‘Top-Drawer’ Business Books 2013

It was a relatively lean year for outstanding business books even though Sheryl Sandberg grabbed attention and book sales with Lean In. Her well-intentioned but unremarkable plea for empowerment will go down in history as one of the most skillfully promoted books. In fact, a great book for 2014 would be one that examines the marketing lessons from the launch and support of Lean In itself, a work that was highly irrelevant to the vast majority of working women but was unavoidable in the media and on shelves.

This year in business books reinforced something long known. Being successful in business is incredibly hard. Whether you are leading a startup or managing a team within a famous blue-chip company or rising early to open your own dry cleaning business, there are no shortcuts or magic panaceas. Books promising four-hour work weeks are fables, how-to books are vacuous and dangerous, and the content of so-called inspirational works are trite, ineffectual and soon tossed out when met with the blunt adversities found in actual commerce.

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Jeff Keynotes in China

Jeff was honoured to be one of two keynote speakers at the Tsinghua University Design Symposium. He joined Paul Gardien, Vice President of Philips Design along with other great speakers. This is the preeminent design event in China and is held every two years. This time it was in Shenzhen. In preparation for the symposium, the organizers posed four questions to Jeff.

How do you see the conference theme of “design-driven innovation”?

This is a highly relevant and exciting theme. The way I interpret it is good design is the result of observing and serving the needs and wants of consumers. True innovation results when a product or service makes people’s lives easier, more fulfilling and interesting. Even the best marketer in the world cannot help a poor product because the more attention brought to it, the quicker it will fail. Read more

Marketing Lessons from Great Storytellers

Jeff Swystun on storytellers…

I learned long ago that people enjoy buying stories not products. They insert themselves into the narrative when deciding to try and buy a brand. They imagine themselves in a new car and connect with its advertising. The promise of an exotic vacation paints a vivid picture of the potential experience. Marketing has always been about storytelling.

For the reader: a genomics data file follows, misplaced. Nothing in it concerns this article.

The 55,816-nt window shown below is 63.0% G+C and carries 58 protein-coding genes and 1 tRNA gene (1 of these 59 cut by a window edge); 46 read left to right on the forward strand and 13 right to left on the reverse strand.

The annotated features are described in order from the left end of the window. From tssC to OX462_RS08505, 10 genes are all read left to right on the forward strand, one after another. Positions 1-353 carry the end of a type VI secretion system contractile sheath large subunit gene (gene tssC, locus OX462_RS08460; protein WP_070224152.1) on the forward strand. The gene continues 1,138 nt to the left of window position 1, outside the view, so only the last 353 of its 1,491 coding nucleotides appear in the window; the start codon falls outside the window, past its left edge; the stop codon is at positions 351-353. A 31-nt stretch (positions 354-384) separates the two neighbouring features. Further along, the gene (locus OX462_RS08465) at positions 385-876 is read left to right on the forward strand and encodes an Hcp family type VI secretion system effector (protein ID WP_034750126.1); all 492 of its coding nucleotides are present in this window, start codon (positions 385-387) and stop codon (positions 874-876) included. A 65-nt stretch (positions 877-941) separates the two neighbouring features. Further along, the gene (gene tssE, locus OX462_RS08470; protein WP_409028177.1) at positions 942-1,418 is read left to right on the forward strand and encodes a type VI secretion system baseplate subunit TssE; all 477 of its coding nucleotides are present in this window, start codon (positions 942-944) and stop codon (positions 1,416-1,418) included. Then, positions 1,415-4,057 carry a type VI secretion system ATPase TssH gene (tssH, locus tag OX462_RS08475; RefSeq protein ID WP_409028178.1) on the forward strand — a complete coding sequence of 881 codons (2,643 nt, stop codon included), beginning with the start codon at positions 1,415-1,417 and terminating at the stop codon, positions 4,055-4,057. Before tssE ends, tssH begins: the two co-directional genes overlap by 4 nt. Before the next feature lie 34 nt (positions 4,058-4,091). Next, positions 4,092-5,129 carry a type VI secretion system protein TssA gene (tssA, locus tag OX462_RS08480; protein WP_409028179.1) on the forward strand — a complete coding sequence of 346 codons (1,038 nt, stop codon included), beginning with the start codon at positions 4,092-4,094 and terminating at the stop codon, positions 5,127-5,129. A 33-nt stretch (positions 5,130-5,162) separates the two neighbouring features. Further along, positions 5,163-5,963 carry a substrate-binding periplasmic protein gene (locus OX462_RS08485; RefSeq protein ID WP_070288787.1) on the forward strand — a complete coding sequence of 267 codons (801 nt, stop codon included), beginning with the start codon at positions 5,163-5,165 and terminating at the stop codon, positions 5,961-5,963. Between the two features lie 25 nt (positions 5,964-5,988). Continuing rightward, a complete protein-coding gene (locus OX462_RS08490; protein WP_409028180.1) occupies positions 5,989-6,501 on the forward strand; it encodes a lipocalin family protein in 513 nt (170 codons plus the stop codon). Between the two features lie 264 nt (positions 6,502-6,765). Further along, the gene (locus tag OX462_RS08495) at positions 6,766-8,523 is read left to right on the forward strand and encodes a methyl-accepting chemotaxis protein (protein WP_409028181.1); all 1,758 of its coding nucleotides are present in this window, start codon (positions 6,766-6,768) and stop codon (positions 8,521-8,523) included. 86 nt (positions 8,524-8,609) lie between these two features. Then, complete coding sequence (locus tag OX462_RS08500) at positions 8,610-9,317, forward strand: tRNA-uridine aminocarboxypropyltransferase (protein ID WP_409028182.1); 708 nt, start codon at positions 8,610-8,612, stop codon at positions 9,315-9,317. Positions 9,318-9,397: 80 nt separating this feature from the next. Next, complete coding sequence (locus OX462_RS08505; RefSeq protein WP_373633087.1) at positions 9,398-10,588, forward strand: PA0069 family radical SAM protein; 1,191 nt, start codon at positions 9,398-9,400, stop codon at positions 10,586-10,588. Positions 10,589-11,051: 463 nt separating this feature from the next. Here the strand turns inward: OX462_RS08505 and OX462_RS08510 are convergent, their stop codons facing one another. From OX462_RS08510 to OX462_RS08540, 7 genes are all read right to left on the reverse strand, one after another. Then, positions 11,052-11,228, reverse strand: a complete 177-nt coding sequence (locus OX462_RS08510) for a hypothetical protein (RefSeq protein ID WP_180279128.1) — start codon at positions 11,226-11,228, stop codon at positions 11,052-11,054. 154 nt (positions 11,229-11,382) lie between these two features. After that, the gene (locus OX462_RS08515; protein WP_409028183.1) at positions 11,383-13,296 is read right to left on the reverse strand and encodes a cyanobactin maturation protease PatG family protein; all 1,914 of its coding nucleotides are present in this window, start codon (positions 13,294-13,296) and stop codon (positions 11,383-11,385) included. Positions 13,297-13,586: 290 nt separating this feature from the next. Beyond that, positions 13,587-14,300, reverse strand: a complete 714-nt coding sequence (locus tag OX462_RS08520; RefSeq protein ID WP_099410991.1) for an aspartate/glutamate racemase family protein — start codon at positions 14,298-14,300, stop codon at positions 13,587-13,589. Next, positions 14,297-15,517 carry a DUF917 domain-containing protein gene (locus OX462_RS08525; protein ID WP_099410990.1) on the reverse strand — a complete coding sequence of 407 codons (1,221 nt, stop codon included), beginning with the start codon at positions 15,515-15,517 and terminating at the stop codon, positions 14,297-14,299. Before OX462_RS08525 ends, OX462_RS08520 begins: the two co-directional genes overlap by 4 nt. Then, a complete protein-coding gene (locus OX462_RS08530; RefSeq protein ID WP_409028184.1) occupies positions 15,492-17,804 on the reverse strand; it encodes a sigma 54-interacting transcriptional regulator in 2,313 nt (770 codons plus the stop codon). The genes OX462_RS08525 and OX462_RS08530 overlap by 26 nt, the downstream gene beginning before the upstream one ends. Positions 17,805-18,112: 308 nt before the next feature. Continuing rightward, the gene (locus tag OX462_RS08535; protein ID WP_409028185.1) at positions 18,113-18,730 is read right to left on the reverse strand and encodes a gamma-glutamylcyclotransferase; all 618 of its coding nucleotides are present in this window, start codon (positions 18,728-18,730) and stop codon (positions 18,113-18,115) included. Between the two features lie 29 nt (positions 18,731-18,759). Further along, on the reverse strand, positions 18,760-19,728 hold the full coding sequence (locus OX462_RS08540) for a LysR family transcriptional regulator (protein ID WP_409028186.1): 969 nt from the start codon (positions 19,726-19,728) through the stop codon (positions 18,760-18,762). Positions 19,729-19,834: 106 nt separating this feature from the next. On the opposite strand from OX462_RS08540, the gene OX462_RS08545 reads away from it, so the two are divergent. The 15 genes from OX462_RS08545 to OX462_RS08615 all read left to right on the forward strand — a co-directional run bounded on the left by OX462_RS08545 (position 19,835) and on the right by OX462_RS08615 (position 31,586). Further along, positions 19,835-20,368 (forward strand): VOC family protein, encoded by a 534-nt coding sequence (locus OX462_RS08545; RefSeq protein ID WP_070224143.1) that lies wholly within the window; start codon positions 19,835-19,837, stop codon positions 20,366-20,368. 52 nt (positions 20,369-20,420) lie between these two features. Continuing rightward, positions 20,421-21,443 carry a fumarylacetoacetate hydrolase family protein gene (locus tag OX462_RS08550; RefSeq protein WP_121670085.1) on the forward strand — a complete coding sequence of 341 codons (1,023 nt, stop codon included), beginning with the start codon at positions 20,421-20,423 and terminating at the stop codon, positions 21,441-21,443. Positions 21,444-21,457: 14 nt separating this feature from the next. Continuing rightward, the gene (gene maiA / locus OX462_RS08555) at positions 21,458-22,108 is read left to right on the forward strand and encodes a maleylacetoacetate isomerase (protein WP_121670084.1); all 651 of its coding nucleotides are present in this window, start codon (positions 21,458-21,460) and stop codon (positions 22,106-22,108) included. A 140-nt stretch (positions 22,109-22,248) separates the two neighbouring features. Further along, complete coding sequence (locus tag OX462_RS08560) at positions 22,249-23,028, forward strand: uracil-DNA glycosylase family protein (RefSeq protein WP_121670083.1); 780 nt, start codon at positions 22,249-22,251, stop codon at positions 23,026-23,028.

What follows is a selection of quotes from famous writers speaking about their craft. In these are amazing lessons for marketers. The quotes cover motivation, preparation, effort, content, style, quality, challenges, criticism and reward. Each is absolutely applicable and relevant to those who plan and execute marketing strategies.

Motivation

“The purpose of a writer is to keep civilization from destroying itself.” Albert Camus

iBookstore-Ansicht“I write to understand as much as to be understood.” Elie Wiesel

“The purpose of writing is to inflate weak ideas, obscure poor reasoning and inhibit clarity.” Bill Watterson

“I just knew there were stories I wanted to tell.” Octavia E. Butler

“I write out of revenge.” William Goldman Read more

Authors with Marketing Roots

Many famous authors got their start writing copy for ad agencies, positioning products and services, and finding ways to convince consumers to try and buy. Branding and marketing has always been about storytelling. It is a compelling narrative that first links consumer and brand. The ability to spin a yarn with credibility is an admirable talent that few possess. Among now-famous-authors who got their start promoting brands are:

Salman Rushdie

An Ogilvy & Mather alum who penned the Daily Mirror’s tagline, “Look into the Mirror tomorrow—you’ll like what you see.” He also produced “Naughty. But nice.” for a cream cakes company and “Irresistibubble” for Aero, which remains the candy-bar’s slogan in certain markets.

standardoilTheodore Seuss Geisel A.K.A Dr. Seuss

The famous children’s author and illustrator drew and wrote for brands far before ‘green eggs and ham’. Beer companies received his unique treatment and soon Ford, NBC, GE, Flit, and Standard Oil were among his clients. The “Moto-raspus” for Essolube five star motor oil is immediately recognizable as a Dr. Seuss creation as are the boys in this 1932 ad for Standard Oil. Read more